(Reuters) – Dropbox Inc (O:) beat analysts’ estimates for third-quarter revenue and profit on Thursday, as the online file hosting company signed up more individual and business customers to its platform.
Dropbox, which competes with Alphabet Inc’s (O:) Google, Microsoft Corp (O:) as well as Box Inc (N:), has relied on its “freemium” model to attract more customers. The model allows customers to use the platform’s basic features for free, but charges for additional services.
It acquired e-signature company HelloSign earlier this year and has partnered with rivals Microsoft and Google’s file storage platforms, aiming to expand its reach and convert free users to paid customers.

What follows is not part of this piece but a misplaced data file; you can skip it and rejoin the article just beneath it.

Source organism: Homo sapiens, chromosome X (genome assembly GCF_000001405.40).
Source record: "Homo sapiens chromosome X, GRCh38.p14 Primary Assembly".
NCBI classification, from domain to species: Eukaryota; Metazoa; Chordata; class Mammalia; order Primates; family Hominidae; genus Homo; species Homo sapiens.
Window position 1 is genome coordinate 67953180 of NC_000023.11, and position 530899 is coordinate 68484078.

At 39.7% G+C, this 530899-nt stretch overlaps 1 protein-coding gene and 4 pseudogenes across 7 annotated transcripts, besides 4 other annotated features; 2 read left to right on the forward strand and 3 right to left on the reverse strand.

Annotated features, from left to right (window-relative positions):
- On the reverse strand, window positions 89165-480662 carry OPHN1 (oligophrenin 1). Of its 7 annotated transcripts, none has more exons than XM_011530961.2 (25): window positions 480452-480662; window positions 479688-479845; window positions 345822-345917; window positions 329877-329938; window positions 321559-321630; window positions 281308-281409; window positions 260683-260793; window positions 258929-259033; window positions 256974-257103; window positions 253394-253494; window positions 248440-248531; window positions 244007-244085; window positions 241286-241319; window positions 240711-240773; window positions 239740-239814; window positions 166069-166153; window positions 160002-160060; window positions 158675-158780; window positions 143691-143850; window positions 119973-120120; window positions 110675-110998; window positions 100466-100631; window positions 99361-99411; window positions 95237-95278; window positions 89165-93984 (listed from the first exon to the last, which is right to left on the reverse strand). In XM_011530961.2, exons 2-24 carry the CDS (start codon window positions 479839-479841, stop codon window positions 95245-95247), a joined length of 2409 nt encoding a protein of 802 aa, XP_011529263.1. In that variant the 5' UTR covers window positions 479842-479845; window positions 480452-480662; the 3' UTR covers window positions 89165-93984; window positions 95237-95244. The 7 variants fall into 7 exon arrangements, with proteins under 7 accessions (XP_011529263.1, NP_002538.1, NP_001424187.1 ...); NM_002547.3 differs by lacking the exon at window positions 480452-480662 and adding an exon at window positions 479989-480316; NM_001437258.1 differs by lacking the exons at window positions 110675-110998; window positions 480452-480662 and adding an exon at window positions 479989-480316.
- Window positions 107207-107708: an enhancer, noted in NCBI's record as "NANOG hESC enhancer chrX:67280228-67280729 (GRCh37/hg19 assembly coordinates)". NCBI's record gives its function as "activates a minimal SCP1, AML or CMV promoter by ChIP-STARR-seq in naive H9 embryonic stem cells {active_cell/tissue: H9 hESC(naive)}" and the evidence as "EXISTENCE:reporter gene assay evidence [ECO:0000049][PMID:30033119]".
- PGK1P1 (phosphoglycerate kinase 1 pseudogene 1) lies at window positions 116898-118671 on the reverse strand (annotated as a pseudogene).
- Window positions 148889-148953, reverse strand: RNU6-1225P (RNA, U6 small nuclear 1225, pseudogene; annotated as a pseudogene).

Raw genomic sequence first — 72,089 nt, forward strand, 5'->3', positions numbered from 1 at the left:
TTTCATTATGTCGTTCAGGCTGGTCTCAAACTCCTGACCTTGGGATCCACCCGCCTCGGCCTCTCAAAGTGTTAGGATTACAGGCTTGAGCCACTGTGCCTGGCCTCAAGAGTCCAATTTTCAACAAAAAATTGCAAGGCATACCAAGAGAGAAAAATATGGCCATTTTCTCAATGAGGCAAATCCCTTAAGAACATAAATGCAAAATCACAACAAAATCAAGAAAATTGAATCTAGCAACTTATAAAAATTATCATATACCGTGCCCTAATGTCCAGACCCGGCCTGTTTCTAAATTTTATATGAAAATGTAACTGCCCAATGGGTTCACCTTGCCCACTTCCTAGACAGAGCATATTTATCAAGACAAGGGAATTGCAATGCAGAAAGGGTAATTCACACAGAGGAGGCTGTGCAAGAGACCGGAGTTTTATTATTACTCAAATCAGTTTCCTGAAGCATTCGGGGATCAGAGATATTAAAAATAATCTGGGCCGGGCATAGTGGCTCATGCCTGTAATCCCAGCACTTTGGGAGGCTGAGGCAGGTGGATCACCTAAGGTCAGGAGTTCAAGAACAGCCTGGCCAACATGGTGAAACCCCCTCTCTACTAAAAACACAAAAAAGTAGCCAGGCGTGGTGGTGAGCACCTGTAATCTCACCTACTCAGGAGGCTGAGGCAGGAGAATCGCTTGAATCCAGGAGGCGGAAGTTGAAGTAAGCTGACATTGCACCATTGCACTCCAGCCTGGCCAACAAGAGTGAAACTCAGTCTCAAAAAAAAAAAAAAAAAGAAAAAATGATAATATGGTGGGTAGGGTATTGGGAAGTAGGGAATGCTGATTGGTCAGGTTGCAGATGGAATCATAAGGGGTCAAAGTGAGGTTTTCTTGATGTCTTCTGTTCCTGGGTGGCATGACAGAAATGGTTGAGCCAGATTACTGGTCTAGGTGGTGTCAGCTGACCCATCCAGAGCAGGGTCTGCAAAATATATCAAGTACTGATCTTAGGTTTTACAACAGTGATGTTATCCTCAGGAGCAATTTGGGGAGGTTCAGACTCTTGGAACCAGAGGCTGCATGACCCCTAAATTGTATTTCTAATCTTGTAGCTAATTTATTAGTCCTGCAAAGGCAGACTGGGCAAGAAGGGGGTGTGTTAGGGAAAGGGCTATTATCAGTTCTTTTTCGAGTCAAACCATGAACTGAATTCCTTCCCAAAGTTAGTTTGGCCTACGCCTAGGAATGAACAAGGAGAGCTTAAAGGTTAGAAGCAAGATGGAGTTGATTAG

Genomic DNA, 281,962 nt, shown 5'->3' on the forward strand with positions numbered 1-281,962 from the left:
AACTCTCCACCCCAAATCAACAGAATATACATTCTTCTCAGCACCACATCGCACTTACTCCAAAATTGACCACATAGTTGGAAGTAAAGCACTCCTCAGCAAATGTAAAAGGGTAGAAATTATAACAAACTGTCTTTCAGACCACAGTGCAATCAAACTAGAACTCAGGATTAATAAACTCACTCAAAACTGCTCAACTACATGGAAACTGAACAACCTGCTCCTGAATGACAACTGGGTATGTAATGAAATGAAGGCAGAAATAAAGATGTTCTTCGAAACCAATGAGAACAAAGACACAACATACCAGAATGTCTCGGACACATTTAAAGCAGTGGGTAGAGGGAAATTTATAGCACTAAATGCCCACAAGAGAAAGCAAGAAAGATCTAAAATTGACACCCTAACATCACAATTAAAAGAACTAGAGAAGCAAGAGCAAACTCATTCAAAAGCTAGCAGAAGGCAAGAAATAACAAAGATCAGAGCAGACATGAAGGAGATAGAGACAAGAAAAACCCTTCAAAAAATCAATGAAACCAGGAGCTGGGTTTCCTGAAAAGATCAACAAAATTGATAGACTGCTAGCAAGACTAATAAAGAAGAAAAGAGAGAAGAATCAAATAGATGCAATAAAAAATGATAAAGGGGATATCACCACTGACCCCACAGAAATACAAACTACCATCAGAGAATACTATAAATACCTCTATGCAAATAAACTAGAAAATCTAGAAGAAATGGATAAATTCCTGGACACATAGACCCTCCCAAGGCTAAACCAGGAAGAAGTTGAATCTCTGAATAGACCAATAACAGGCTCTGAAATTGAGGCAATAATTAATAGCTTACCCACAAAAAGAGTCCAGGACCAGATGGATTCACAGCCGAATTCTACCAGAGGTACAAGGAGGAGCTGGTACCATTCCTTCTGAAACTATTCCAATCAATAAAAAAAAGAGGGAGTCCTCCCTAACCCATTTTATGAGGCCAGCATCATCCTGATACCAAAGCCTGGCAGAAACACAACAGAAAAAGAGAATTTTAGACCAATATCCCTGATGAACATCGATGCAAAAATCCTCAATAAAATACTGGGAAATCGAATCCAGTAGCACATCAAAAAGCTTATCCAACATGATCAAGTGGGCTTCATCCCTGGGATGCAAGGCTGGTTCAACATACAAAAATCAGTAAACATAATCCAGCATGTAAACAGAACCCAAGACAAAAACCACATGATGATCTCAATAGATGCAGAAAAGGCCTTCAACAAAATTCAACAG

Dropbox had 14 million subscribers at the end of the quarter, up from 12.3 million a year earlier and ahead of estimates of 13.89 million, according to FactSet.
Average revenue per user rose to $123.15, beating Refinitiv estimates of $122.82.
The company’s deferred revenue, which measures future business for subscription-based software vendors, was $541.1 million, above estimates of $534 million, according to IBES data from Refinitiv.
Revenue rose 19% to $428.20 million in the third quarter, beating analysts’ estimates of $423.48 million, according to IBES data from Refinitiv.
However, net loss widened to $17 million, or 4 cents per share, in the three months ended Sept. 30, from $5.8 million, or 1 cent per share, a year earlier.
On an adjusted basis, Dropbox earned 13 cents per share, beating analysts’ estimates of 11 cents per share.
Shares of the company, which initially went up 5% in extended trading, were last down 3%.
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